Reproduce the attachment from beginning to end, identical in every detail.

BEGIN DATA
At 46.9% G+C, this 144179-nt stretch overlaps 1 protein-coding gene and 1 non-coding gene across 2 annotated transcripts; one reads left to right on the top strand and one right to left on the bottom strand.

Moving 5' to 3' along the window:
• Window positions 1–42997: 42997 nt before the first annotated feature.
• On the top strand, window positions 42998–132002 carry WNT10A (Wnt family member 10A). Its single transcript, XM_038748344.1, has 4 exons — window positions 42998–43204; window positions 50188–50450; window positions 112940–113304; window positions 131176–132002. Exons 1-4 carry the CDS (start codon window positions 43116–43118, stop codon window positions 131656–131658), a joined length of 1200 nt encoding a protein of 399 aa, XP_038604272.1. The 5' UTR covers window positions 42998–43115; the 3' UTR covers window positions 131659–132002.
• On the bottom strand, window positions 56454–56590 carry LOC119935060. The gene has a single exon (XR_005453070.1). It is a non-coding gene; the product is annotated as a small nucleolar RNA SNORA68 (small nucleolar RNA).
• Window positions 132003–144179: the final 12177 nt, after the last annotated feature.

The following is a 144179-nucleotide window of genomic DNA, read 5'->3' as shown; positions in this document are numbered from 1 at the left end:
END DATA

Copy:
At 46.9% G+C, this 144179-nt stretch overlaps 1 protein-coding gene and 1 non-coding gene across 2 annotated transcripts; one reads left to right on the top strand and one right to left on the bottom strand.

Moving 5' to 3' along the window:
• Window positions 1–42997: 42997 nt before the first annotated feature.
• On the top strand, window positions 42998–132002 carry WNT10A (Wnt family member 10A). Its single transcript, XM_038748344.1, has 4 exons — window positions 42998–43204; window positions 50188–50450; window positions 112940–113304; window positions 131176–132002. Exons 1-4 carry the CDS (start codon window positions 43116–43118, stop codon window positions 131656–131658), a joined length of 1200 nt encoding a protein of 399 aa, XP_038604272.1. The 5' UTR covers window positions 42998–43115; the 3' UTR covers window positions 131659–132002.
• On the bottom strand, window positions 56454–56590 carry LOC119935060. The gene has a single exon (XR_005453070.1). It is a non-coding gene; the product is annotated as a small nucleolar RNA SNORA68 (small nucleolar RNA).
• Window positions 132003–144179: the final 12177 nt, after the last annotated feature.

The following is a 144179-nucleotide window of genomic DNA, read 5'->3' as shown; positions in this document are numbered from 1 at the left end: